Monday was a down day on Wall Street, with major market indexes falling as much as 0.8%. Early excitement about further progress in trade talks between the U.S. and China gave way to nervousness about how much longer stocks can keep climbing. As the 10th anniversary of the bull market approaches, some investors fear that stock prices have gotten overextended. Bad news from several corners of the market also weighed on sentiment. Hawaiian Holdings ( HA -5.36% ), Okta ( OKTA -7.97% ), and Enbridge ( ENB -1.25% ) were among the worst performers. Here's why they did so poorly.
Hawaiian deals with Southwest's threat
Shares of Hawaiian Holdings lost 11% as the airline had to deal with the highly publicized entry of a competitor into its home market. Over the weekend, Southwest Airlines ( LUV -4.17% ) started offering fare deals as low as $49 each way for flights between the West Coast and Hawaii, and demand was particularly strong. Southwest will also offer service between the various islands in the Hawaiian chain, and that could eat into its rival's dominance of those markets. With a possible price war looming, Hawaiian's profits are likely to come under pressure at least until the two airlines can find a new equilibrium in serving the market.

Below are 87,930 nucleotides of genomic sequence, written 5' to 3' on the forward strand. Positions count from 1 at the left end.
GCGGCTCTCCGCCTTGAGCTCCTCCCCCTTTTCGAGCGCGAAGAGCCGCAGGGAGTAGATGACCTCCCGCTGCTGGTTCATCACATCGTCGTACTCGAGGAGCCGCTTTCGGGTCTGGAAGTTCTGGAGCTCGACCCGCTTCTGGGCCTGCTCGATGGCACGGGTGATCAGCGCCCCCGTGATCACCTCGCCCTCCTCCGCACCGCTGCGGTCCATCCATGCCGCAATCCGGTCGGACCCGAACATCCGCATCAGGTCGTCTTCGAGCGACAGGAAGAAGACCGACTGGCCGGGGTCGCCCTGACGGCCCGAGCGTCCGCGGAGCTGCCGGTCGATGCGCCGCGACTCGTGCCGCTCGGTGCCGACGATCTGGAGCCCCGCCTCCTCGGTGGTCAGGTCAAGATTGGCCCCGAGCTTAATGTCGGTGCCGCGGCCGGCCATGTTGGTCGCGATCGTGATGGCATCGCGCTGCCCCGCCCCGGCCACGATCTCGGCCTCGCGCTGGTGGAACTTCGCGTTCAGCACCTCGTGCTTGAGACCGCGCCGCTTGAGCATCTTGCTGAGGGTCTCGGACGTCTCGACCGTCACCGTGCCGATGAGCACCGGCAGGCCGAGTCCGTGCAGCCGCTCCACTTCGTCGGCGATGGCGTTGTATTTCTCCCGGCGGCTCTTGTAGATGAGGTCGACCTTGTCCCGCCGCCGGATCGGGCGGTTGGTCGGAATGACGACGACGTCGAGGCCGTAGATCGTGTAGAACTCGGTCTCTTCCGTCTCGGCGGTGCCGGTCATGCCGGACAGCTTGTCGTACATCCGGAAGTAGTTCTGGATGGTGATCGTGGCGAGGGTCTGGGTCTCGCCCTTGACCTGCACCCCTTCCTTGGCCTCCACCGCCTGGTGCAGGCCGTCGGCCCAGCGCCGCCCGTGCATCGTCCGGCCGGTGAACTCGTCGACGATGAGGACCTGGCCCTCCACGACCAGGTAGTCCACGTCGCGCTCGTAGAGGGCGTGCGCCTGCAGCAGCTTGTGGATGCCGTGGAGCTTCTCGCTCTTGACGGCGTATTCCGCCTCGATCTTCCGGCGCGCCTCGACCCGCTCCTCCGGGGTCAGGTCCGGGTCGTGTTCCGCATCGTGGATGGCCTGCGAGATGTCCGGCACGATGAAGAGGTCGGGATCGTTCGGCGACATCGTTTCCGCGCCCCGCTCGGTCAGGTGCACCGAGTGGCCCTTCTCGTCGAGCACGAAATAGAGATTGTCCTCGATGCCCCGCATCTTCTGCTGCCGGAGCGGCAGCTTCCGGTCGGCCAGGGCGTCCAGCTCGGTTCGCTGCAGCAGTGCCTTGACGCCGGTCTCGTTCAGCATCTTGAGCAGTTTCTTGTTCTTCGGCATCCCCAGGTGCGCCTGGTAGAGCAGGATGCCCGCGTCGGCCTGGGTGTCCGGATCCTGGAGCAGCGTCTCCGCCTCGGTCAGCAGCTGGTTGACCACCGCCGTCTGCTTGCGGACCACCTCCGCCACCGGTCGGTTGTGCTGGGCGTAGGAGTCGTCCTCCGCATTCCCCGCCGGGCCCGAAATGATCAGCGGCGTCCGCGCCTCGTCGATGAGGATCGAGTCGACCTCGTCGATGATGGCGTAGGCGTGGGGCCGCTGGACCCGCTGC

Okta investors get scared
Okta saw its stock drop 8% in anticipation of a week of earnings results from companies in the software-as-a-service (SaaS) industry. Okta reports Thursday, and investors have high expectations, including calls for revenue to soar 39% from year-earlier levels. Of more immediate importance will be earnings results from salesforce.com, which will report after the market closes on Monday. For a long time, Okta has been able to grow in the password protection and security authentication niche. But the big question is whether investors have gotten ahead of themselves with their expectations. Shareholders should get a definitive answer this week with the latest readings from the broader SaaS industry.
Enbridge suffers from a delay
Finally, shares of Enbridge fell 6%. The pipeline giant said late Friday that its key Line 3 replacement project wouldn't go forward as quickly as anticipated, due to later-than-expected grants of environmental permits from the state of Minnesota. Now, the company expects the $9 billion project to come in service by the second half of 2020, disappointing those who had hoped the pipeline could come on line as early as the end of 2019. The pipeline isn't Enbridge's only strategic growth asset, but it will play a key role in the company's overall future, and shareholders aren't happy about having to wait longer to see it come to fruition.